Now if you own a iPhone 4S (which reputedly has one of the best 'phone cameras/video recorders available), chances are you want to use it to capture your memories rather than the generally sub-par, some may same abysmal, cameras available on the iPad2. However, even simple edits are far more easily accomplished using the iPad's bigger form factor. Archival storing of these moments ultimately should be on a PC or networked hard drive (and backed up elsewhere if you think this is one of your dog's finest moments!). So this is why moving video between devices is really necessary and important (and why simplicity wins the day especially if you (Apple) really think your market is going to expand to my Mother, or Grandmother's, generations)!
So PhotoStream sounds perfect but isn't the solution. Ok.... Strike one.
PhotoStream means what it says! Apple's new PhotoStream feature is designed to effortlessly copy photos taken on an iDevice to other iDevices and computers. For the most part, this functionality works as advertised. But PhotoStream does not synch videos regardless of whether or not you are on a 3G network or Wi-Fi (and regardless of the video's file size). Well, you may argue that PhotoStream isn't Videostream. Ok. But where do you find and view videos on your iDevice? Under Photos.... Where do you find the Videostream App? You don't....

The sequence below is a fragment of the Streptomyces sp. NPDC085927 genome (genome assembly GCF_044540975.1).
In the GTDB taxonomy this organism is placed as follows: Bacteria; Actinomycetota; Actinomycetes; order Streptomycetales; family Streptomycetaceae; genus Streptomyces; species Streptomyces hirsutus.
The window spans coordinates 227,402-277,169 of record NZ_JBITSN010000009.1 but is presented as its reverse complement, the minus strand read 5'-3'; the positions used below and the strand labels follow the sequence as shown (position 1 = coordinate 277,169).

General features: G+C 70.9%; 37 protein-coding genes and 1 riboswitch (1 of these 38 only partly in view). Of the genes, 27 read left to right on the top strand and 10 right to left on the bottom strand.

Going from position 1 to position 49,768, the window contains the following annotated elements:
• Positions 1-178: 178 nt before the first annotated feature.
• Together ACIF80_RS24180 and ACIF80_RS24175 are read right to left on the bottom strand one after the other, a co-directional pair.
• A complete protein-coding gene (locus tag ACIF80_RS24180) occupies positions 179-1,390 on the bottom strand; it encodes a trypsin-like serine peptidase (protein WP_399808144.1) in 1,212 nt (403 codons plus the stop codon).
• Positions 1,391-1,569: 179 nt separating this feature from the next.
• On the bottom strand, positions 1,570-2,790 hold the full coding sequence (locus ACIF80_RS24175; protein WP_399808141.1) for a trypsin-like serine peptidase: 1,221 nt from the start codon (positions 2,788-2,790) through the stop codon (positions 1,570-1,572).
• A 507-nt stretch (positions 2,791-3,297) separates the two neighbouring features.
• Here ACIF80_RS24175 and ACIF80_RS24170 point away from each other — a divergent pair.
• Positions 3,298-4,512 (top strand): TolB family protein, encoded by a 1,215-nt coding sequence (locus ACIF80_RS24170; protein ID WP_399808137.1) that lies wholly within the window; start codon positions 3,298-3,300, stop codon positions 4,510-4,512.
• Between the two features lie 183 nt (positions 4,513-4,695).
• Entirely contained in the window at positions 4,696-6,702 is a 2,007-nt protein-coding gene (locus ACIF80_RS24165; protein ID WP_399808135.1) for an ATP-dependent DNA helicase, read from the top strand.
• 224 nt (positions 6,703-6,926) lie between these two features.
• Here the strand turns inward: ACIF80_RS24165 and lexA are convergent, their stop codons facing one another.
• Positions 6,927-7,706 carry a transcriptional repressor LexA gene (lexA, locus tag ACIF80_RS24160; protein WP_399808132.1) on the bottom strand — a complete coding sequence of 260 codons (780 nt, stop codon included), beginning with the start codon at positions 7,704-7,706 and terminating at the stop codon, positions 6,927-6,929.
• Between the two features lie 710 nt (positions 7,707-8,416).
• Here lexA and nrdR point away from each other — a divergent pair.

Still watching football out of the corner of one eye, I think, Dropbox! If you aren't using this tool you probably should, if you are, I don't have to say more. In fact, I recommended this as a "Top 5" App just days ago! What easier way to scoot Chab's victory over the panda between iDevices and my server backup? Well, I was promptly greeted with an error message that Dropbox cannot upload files over 180 Megabytes! Really? Wow! Remember, I am on my own SOHO network, not AT&Ts 3G which limits file transferring regardless of your account's user cap. I confess I shot the moment used Hi Def on my iPhone as an experiment, but we're talking 100 seconds here, not Spielberg's next hit or even a Chris Pirillo ten minute video podcast! So how big is a 97 second hi-def file of your dog chewing the stuffing out of a Christmas toy? Well, in this instance it is 181 Megabytes (rounded)!
For the record here's Dropbox's official position: The FAQ on this reads in part, Files uploaded through the website (by pressing the upload button) have a 300 MB cap. In other words, each file you upload through the website must be 300 MB or less. So, according to DropBox's own support section, even if you are on wi-fi and have available space in your Dropbox account, Dropbox won't let you add any file over 300 MB!